Finance and IT Executives Are Rapidly Finding Common Ground

Meeting of Minds

Finance and IT executives are rapidly finding common ground.

By Kristine Blenkhorn Rodriguez

Remember the good old days, when accountants did a bunch of number-crunching and the IT guy fixed the computer? Tim McCracken, vice chair and national practice leader of technology leadership for Tatum LLC, does. He also remembers that, once upon a time, companies had the luxury of a slower pace of business in a less highly regulated environment. Thanks to the microchip and Sarbanes-Oxley, among other things, the finance and IT functions of any business are in a fast-paced partnership that shows no signs of slowing down.

“There was a time when finance executives and practitioners captured data, reviewed it and did periodic reporting,” says McCracken. “In today’s business world, company leadership wants to identify key success factors rapidly, and they want metrics on those factors in real-time, and on a daily or weekly basis. That requires technology.“

All this measurement results in some interesting divisions of labor. “I’ve seen a number of people move from finance into IT leadership,” says McCracken. “We’ve seen flip-flopping between IT reporting to the CIO and the CFO. As a result, most CFOs no longer view IT as a mechanism just for cost-containment purposes. They look at it with more of a strategic viewpoint, as a driver of revenue growth.”

Roles are changing ”This more enlightened viewpoint changes the game for many finance executives. It’s no longer enough to meet business needs and control costs via IT. Instead, smart professionals are using information technology to anticipate trends, putting systems in place on a proactive—not a reactive—basis.

“The role of the CFO within the company has changed over the past several years,” says Lorna Nahil, founder and managing partner of CFO Enterprise, LLC, which provides part-time, interim and project-based CFO expertise to small, emerging and mid-sized companies. “Enterprise-wide business insight is the new game.”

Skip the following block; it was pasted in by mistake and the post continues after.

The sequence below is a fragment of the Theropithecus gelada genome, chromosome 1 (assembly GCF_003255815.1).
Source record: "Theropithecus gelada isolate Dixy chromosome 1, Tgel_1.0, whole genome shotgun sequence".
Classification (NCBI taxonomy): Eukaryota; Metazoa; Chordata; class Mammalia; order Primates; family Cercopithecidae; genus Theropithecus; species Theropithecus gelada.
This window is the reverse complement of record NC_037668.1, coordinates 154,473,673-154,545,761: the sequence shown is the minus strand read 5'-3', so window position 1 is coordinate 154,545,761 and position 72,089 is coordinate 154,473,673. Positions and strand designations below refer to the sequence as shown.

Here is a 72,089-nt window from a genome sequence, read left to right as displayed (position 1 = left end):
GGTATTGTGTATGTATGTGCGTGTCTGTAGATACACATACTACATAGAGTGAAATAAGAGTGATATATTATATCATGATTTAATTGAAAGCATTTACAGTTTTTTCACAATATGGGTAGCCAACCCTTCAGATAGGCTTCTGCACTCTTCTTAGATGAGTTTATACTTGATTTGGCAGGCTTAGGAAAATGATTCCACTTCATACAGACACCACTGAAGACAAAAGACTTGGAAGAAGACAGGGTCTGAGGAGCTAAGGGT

A CFO cannot garner those insights, or even interpret them intelligently, without first harnessing technology. And, as a result, says Nahil, “You’re seeing more CFO candidates become CIOs.”

The trend is not surprising, given recent numbers on the expected CIO shortage. A March 2007 report, Grooming the 2010 CIO, written for the Society for Information Management Advance Practices Council, cites a shortage of qualified chief information officers over the next several years. Some of the roles cited as necessary for a CIO in 2010 are educator, leader, strategist and information steward—roles that could apply equally as well to a CFO.

Back to basics So what are the whiz kids—the companies and executives exhibiting top-form IT—doing? For starters, they’re training their people. That might sound basic, but nothing replaces a strong skill set in your top talent pool.

“There are niche areas of technology where very large banks basically are having to pay someone to sit in school for six months,” says Jeromee Johnson, senior analyst for financial markets research and advisory firm, The TABB Group. “They’re sending some financial engineering guys—quantitative analysts and the like—to learn about things like hardware-acceleration technologies. You wouldn’t have seen this 5 years ago.”

And for those firms that place more emphasis on excellence in unique processes or marketing power, “There are an awful lot of outside consultants,” says Nahil, “because your in-house staff is just inundated with projects that are equal parts finance and IT. This is pretty ironic considering that, 20 years ago, finance and accounting people didn’t have a clue what IT people did.”

In addition to instilling new skills within their own ranks and borrowing skills from consultants on a contract basis, many companies (a hefty number of them financial companies) are listening to their customers’ needs and wants, which translate into “reality via technology.” While some CFOs are still shielded from such feedback because their operations are not customer-facing, other CFOs with IT oversight responsibilities are now in the thick of it, and subsequently closing an information gap that has existed for decades.

“Don’t underestimate the disconnect between IT and the business,” says David Furlonger, a managing vice president at analyst firm Gartner. “It exists in many places, even at investment banks and high-profile firms.”

According to Furlonger, smart companies are eliminating the disconnect by means of cross-fertilization. “The businessperson goes to work in IT, and IT sends people into the business,” he says. “Combine that activity with a team-based orientation, and you’ve got a forward-thinking company that’s marrying business needs and IT expertise. The old organizational chart view, the one that pigeon-holed people into set roles, now looks very old-fashioned.”

When it all goes wrong In print, it all sounds very neat and tidy. But, as with most things, cautionary tales abound.